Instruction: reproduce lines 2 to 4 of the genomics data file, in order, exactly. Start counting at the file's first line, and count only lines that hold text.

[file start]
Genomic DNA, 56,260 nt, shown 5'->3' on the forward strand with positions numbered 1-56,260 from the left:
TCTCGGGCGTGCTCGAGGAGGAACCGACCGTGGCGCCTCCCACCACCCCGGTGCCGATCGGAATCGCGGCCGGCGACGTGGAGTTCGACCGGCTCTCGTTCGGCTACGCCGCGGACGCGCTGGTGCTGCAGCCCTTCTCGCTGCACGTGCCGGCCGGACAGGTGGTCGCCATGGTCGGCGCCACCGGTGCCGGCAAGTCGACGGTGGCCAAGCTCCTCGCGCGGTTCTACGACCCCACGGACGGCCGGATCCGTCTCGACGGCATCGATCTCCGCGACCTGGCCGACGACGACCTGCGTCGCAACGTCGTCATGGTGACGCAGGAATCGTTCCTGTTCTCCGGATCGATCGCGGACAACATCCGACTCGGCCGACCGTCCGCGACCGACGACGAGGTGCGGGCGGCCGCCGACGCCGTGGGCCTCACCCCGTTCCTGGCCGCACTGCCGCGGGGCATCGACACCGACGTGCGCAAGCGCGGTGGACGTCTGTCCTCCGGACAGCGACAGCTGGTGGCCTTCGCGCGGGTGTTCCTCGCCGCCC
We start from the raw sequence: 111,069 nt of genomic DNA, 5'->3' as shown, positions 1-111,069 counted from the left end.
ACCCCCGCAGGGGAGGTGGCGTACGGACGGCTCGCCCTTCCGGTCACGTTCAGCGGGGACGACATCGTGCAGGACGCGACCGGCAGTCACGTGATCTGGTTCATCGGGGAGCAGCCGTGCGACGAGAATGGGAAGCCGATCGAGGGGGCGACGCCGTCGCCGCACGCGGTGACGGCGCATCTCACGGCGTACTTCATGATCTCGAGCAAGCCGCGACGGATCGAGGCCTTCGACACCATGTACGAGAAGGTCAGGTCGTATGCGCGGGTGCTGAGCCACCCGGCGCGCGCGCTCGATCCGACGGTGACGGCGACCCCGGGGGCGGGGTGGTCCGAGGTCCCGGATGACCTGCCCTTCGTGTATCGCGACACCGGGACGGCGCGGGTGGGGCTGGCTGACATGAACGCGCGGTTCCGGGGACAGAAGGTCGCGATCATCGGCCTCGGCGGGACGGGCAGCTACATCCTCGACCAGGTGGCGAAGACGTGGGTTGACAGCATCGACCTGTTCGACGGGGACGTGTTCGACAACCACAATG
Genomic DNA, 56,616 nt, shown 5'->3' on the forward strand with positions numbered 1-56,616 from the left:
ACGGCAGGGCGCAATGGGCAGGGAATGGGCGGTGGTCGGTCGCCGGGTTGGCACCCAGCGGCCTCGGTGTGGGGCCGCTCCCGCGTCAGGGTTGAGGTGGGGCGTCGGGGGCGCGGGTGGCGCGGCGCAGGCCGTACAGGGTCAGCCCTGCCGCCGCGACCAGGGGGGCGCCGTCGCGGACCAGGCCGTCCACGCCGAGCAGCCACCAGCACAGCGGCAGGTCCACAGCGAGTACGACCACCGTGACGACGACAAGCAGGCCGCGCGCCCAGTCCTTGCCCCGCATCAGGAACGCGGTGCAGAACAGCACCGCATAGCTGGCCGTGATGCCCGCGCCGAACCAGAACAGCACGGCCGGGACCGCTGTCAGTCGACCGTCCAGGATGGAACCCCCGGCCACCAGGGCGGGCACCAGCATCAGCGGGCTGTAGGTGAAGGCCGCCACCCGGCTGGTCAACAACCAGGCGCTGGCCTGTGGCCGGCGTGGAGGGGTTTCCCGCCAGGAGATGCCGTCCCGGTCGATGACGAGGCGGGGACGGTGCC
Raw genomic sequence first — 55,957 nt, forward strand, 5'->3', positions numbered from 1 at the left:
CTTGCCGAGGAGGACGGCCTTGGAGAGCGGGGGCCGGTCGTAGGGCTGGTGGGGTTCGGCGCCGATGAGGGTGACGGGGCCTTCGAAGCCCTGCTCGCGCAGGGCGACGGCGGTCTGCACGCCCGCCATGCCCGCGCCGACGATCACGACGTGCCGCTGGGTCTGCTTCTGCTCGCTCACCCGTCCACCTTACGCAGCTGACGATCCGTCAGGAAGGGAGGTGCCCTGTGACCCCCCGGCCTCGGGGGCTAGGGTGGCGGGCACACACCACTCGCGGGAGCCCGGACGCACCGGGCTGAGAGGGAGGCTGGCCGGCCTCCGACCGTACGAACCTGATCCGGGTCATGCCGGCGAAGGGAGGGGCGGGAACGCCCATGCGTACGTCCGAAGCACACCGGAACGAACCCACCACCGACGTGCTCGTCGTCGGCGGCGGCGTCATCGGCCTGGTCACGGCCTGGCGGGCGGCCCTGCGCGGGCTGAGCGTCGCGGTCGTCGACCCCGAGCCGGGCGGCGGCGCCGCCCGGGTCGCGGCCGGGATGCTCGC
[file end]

TCTCGGGCGTGCTCGAGGAGGAACCGACCGTGGCGCCTCCCACCACCCCGGTGCCGATCGGAATCGCGGCCGGCGACGTGGAGTTCGACCGGCTCTCGTTCGGCTACGCCGCGGACGCGCTGGTGCTGCAGCCCTTCTCGCTGCACGTGCCGGCCGGACAGGTGGTCGCCATGGTCGGCGCCACCGGTGCCGGCAAGTCGACGGTGGCCAAGCTCCTCGCGCGGTTCTACGACCCCACGGACGGCCGGATCCGTCTCGACGGCATCGATCTCCGCGACCTGGCCGACGACGACCTGCGTCGCAACGTCGTCATGGTGACGCAGGAATCGTTCCTGTTCTCCGGATCGATCGCGGACAACATCCGACTCGGCCGACCGTCCGCGACCGACGACGAGGTGCGGGCGGCCGCCGACGCCGTGGGCCTCACCCCGTTCCTGGCCGCACTGCCGCGGGGCATCGACACCGACGTGCGCAAGCGCGGTGGACGTCTGTCCTCCGGACAGCGACAGCTGGTGGCCTTCGCGCGGGTGTTCCTCGCCGCCC
We start from the raw sequence: 111,069 nt of genomic DNA, 5'->3' as shown, positions 1-111,069 counted from the left end.
ACCCCCGCAGGGGAGGTGGCGTACGGACGGCTCGCCCTTCCGGTCACGTTCAGCGGGGACGACATCGTGCAGGACGCGACCGGCAGTCACGTGATCTGGTTCATCGGGGAGCAGCCGTGCGACGAGAATGGGAAGCCGATCGAGGGGGCGACGCCGTCGCCGCACGCGGTGACGGCGCATCTCACGGCGTACTTCATGATCTCGAGCAAGCCGCGACGGATCGAGGCCTTCGACACCATGTACGAGAAGGTCAGGTCGTATGCGCGGGTGCTGAGCCACCCGGCGCGCGCGCTCGATCCGACGGTGACGGCGACCCCGGGGGCGGGGTGGTCCGAGGTCCCGGATGACCTGCCCTTCGTGTATCGCGACACCGGGACGGCGCGGGTGGGGCTGGCTGACATGAACGCGCGGTTCCGGGGACAGAAGGTCGCGATCATCGGCCTCGGCGGGACGGGCAGCTACATCCTCGACCAGGTGGCGAAGACGTGGGTTGACAGCATCGACCTGTTCGACGGGGACGTGTTCGACAACCACAATG